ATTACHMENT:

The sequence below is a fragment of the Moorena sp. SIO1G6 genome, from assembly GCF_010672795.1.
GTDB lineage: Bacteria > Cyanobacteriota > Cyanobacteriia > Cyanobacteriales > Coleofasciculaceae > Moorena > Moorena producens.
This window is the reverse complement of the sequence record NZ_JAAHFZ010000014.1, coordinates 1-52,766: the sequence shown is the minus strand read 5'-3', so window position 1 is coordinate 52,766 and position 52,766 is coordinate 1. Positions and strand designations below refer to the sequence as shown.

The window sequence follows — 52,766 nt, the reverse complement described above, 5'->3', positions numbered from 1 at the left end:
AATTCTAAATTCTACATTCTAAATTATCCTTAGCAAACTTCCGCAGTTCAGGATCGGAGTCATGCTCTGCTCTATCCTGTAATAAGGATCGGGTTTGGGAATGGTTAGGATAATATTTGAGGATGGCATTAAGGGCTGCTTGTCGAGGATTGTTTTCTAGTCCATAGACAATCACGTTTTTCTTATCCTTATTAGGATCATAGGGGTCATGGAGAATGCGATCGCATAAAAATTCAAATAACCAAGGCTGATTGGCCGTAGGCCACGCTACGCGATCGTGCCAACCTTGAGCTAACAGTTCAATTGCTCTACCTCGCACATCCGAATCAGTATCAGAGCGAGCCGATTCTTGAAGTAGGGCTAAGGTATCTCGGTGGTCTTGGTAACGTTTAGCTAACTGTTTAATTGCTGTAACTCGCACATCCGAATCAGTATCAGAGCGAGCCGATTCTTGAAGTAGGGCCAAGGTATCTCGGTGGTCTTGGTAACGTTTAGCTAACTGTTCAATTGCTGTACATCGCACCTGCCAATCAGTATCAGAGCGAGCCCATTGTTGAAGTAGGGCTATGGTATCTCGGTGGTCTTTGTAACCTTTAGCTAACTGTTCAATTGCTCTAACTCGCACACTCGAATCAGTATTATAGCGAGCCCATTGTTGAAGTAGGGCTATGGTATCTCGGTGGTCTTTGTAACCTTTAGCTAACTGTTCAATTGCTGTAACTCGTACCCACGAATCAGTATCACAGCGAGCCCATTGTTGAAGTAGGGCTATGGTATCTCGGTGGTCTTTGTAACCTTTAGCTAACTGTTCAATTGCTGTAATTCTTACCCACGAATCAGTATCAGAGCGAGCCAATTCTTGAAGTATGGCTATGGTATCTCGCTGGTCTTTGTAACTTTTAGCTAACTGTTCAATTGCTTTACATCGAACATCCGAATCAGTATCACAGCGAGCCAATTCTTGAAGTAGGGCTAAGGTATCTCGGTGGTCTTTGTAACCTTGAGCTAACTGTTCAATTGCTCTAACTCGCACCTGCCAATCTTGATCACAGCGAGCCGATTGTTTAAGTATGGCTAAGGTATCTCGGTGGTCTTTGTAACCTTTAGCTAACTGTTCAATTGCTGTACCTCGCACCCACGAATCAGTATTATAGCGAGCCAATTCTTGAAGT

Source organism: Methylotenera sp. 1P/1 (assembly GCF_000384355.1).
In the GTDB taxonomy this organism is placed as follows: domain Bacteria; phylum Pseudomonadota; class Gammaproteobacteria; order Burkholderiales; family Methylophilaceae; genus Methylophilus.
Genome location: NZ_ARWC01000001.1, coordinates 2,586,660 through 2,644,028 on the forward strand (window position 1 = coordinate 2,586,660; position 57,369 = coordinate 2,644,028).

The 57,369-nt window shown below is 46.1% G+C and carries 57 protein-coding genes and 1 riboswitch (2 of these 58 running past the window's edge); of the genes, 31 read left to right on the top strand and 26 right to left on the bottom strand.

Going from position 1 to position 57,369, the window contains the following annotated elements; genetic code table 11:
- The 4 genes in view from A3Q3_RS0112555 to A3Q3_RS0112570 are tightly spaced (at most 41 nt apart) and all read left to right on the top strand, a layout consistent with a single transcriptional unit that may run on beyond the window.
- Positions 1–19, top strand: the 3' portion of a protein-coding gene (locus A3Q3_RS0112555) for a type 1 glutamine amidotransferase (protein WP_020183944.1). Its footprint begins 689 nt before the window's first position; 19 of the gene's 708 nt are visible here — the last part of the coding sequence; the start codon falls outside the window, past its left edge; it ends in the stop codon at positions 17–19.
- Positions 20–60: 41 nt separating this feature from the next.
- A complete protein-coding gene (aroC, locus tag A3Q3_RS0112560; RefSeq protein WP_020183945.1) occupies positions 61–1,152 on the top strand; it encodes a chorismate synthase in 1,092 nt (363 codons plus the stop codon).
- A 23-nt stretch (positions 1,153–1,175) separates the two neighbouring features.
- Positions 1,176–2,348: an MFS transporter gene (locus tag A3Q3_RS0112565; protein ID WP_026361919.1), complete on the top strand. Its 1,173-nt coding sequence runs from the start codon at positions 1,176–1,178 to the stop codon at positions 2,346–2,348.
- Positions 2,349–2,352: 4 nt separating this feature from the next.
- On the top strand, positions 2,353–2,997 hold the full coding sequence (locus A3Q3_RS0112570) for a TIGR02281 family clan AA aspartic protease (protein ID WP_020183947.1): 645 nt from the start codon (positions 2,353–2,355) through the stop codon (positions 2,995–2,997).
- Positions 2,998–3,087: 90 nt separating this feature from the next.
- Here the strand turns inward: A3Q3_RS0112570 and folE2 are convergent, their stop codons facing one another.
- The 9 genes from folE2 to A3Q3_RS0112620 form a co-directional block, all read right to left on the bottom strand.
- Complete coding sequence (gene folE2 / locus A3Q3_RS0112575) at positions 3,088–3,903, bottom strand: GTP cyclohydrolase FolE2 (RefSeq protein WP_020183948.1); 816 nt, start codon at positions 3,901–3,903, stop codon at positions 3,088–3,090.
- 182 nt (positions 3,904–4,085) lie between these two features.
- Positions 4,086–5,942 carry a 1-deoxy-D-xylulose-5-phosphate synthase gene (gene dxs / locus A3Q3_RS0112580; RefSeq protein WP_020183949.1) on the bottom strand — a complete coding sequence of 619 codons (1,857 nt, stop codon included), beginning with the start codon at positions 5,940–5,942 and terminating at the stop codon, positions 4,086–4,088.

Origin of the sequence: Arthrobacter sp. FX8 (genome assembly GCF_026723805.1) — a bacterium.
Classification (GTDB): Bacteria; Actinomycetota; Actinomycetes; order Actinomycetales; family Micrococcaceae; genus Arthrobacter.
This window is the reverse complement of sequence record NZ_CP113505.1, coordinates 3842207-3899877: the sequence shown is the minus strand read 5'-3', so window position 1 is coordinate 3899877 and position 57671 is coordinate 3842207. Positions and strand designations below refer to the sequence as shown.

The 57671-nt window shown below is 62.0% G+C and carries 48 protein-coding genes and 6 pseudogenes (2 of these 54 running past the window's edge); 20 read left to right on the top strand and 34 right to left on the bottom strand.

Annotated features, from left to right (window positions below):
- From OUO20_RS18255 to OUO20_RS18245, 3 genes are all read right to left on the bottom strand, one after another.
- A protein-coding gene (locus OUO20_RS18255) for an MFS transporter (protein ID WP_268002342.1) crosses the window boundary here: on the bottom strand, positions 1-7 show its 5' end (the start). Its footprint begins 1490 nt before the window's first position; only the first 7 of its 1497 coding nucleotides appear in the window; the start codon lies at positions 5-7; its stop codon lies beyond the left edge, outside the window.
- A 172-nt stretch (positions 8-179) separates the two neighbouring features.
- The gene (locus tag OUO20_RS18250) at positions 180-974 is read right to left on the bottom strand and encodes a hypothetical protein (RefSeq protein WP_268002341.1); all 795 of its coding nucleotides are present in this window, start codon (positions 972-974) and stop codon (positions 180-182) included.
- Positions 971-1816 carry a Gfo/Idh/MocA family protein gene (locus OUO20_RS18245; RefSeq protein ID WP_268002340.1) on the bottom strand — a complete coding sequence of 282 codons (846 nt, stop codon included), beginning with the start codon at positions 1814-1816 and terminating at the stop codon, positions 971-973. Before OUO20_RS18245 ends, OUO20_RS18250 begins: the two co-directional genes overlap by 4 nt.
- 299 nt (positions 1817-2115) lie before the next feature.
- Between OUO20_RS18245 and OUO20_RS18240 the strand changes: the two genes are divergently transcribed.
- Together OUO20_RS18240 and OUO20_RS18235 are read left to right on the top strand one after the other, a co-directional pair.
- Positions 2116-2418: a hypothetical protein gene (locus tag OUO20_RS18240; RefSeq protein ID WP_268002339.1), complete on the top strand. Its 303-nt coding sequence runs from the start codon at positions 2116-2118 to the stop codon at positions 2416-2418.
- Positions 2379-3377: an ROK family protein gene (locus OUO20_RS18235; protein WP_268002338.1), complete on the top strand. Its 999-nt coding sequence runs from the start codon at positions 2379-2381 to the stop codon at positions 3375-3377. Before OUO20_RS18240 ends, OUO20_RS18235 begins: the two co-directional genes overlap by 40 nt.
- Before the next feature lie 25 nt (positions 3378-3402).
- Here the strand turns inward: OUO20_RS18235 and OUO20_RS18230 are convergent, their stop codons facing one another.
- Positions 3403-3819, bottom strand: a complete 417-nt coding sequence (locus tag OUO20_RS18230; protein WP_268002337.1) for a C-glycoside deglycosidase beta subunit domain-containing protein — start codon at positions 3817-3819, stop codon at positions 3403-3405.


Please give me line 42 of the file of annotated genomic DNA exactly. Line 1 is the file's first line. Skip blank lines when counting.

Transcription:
- Positions 3403-3819, bottom strand: a complete 417-nt coding sequence (locus tag OUO20_RS18230; protein WP_268002337.1) for a C-glycoside deglycosidase beta subunit domain-containing protein — start codon at positions 3817-3819, stop codon at positions 3403-3405.